The function of the Maraufo rituals was to initiate older boys into manhood by passing on the secret knowledge required to manage the tripartite relationship between the gods, the bonito fish and humankind during a period of seclusion that lasted several months.

To begin the maraufo rituals, a boy candidate had to be paddled out to the bonito school in a canoe and allowed to touch the rod while a bonito was landed . On his return to the canoe house, he would be blooded by his first bonito catch, hugging it to his body and even drinking its blood. From this point onwards, he became a maraufo boy, and lived in seclusion in the canoe house for several months, separated from his family and able to eat only a limited number of foods.

At the climax of the maraufo , the boys who had been transformed into men by the blood of the bonito and their months of seclusion paraded on a specially built qua or display platform in all their impressive finery, each carrying a woven bag of presents to be thrown to the cheering crowd below and a lightweight replica of the distinctive prow of an againiwaiau bonito fishing canoe to symbolise the capture of their first fish. They could then be reunited with their families and the period of seclusion ended.

Finally, at the end of this special day, the newly initiated young men entered into a symbolic marriage, presenting their canoe stern posts and combs to a young “bride” to signify that they were now old enough to court and marry,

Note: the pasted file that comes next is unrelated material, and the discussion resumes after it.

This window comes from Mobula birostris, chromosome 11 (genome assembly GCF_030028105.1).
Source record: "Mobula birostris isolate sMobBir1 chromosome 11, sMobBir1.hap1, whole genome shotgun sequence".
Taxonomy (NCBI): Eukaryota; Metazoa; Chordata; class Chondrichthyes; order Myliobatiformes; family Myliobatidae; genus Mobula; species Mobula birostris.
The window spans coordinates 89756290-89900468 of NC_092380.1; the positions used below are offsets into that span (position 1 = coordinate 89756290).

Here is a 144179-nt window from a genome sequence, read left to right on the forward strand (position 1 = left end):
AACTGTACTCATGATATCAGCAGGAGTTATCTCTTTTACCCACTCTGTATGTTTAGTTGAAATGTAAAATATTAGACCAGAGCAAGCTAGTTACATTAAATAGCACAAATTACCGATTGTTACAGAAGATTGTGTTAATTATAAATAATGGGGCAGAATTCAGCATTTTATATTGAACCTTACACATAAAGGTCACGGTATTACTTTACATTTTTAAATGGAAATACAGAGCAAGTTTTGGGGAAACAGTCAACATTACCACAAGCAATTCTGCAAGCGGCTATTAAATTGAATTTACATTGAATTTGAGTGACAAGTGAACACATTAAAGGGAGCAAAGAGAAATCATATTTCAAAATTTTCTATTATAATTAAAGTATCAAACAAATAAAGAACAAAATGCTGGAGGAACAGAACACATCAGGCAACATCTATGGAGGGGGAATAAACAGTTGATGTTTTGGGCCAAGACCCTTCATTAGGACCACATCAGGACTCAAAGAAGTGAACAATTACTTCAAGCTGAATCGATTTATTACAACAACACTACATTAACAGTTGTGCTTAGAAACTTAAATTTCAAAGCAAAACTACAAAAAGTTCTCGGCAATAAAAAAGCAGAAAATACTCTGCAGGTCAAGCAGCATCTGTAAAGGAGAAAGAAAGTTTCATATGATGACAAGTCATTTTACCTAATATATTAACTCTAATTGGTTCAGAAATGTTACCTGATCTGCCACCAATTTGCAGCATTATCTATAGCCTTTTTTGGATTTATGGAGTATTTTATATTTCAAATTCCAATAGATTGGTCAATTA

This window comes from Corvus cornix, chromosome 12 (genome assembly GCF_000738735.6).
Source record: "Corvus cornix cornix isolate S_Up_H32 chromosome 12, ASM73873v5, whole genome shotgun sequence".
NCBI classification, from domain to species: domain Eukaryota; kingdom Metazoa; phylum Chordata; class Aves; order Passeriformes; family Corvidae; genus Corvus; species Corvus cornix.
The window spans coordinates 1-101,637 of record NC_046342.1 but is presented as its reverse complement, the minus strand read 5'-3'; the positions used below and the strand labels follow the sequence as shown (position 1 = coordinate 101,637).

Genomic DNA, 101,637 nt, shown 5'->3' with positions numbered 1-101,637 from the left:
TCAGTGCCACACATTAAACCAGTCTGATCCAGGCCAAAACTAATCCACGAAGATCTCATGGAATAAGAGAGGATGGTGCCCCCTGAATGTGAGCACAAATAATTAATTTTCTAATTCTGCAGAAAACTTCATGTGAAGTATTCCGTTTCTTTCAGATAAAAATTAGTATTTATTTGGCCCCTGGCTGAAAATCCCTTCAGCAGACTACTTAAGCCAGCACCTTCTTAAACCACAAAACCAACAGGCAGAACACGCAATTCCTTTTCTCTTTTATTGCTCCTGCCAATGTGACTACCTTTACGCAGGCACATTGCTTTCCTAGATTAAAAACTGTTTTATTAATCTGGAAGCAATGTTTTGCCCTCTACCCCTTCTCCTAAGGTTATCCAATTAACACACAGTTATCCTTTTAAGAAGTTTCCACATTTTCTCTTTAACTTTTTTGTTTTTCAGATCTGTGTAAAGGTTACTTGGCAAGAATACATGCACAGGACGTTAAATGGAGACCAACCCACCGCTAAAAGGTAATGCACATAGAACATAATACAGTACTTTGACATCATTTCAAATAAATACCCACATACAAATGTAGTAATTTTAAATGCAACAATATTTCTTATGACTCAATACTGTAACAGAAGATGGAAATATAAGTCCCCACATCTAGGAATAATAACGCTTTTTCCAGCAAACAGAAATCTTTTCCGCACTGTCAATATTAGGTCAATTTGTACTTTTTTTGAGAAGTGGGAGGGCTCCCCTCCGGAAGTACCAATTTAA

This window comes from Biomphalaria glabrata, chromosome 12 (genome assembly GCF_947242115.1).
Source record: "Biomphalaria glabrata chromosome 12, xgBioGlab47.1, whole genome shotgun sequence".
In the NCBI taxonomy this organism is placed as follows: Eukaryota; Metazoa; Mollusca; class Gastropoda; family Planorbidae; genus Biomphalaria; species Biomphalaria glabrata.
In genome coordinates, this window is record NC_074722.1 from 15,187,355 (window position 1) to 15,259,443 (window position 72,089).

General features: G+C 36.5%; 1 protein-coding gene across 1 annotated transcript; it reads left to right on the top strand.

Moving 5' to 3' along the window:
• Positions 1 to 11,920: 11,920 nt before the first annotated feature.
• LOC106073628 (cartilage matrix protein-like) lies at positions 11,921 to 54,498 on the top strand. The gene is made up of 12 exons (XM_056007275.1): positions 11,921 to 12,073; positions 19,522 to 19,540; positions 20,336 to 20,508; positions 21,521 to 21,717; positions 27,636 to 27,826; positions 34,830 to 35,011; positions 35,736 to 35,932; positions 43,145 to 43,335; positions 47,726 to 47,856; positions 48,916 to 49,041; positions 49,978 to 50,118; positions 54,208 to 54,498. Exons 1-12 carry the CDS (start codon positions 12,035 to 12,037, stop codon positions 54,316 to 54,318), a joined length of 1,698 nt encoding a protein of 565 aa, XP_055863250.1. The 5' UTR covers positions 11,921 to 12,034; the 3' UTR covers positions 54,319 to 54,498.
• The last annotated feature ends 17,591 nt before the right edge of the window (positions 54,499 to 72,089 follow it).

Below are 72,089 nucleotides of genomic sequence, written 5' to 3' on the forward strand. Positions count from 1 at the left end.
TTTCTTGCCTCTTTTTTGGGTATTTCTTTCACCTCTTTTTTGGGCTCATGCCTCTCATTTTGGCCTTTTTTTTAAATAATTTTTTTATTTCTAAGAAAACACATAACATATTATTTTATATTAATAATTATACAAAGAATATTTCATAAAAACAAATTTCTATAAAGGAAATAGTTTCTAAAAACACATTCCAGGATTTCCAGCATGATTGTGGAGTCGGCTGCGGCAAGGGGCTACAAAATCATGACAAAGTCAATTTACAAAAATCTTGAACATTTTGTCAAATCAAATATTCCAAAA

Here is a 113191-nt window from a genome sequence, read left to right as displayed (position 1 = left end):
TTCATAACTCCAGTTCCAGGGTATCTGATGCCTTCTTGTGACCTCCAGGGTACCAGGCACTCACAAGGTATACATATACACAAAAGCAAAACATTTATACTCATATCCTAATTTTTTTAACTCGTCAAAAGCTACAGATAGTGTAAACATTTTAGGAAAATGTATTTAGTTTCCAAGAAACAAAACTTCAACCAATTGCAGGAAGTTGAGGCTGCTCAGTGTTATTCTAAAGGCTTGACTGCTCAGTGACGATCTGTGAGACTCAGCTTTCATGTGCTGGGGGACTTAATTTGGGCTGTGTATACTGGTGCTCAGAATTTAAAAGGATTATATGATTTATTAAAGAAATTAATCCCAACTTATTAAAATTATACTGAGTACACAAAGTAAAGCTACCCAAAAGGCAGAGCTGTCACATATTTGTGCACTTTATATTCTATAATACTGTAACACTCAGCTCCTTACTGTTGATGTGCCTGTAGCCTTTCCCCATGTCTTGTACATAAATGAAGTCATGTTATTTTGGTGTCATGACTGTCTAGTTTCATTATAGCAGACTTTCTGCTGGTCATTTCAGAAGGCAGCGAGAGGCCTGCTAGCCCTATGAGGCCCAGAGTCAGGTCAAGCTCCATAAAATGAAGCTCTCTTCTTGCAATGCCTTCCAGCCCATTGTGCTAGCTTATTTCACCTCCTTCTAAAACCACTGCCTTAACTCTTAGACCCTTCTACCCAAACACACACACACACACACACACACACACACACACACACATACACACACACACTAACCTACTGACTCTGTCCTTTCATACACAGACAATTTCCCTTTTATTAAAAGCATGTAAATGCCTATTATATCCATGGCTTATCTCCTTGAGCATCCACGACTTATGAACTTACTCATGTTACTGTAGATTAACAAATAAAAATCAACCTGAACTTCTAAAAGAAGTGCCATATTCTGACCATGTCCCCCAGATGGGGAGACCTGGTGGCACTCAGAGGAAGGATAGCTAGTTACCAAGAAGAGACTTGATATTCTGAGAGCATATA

Judith Woods, who witnessed the climax of a maraufo ceremony in Star Harbour, San Cristoval in September 1973, has vivid memories of the young men in all their finery, carrying bags of gifts and model canoe stern posts onto the display platform, which was a large open structure crowned with two life size bonito fishing canoes.


Shell to Cash, the Bokolo
Wednesday, 20 February 2008 16:47 PM
The term 'money' is always associated with notes and coins, but such is not the case when it comes to the traditional side of Solomon Islands.

Solomon Times sat with John Dioko from Simbo in the Western Province who explained the significance of the 'bokolo' in their society.

"The bokolo is a form of money which our people use to pay for bride price, buy land, tribal reconciliation and compensation," he said.

Bokolo is made of clam shell and "normally, collectors from overseas are the main people to buy this artifact because of its uniqueness."

"One very interesting thing about the bokolo is that it is not made out of wood but from a sea shell, and it's very rare to find people who know how to make it," said Mr. Dioko.

Solomon Times learnt that one bokolo is worth SBD$5,000 and according to Mr. Dioko, "some of the museum in the world really want it."

Asked on its history, Mr. Dioko said that their ancestors used the bokolo as their defender.

"The ancestors would chant sacred songs so that whatever plans they make, they have to be strong," he added.

Solomon Times understands that there are special artifacts in the country which are still forbidden to be showcased publicly, but there are revived ones that can be exported overseas, and one of them is bokolo.


The coat of arms of Solomon Islands shows a shield which is framed by a crocodile and a shark. The motto is displayed under it, which reads "To Lead Is to Serve". Over the shield there is a helmet with decorations, crowned by a stylised sun.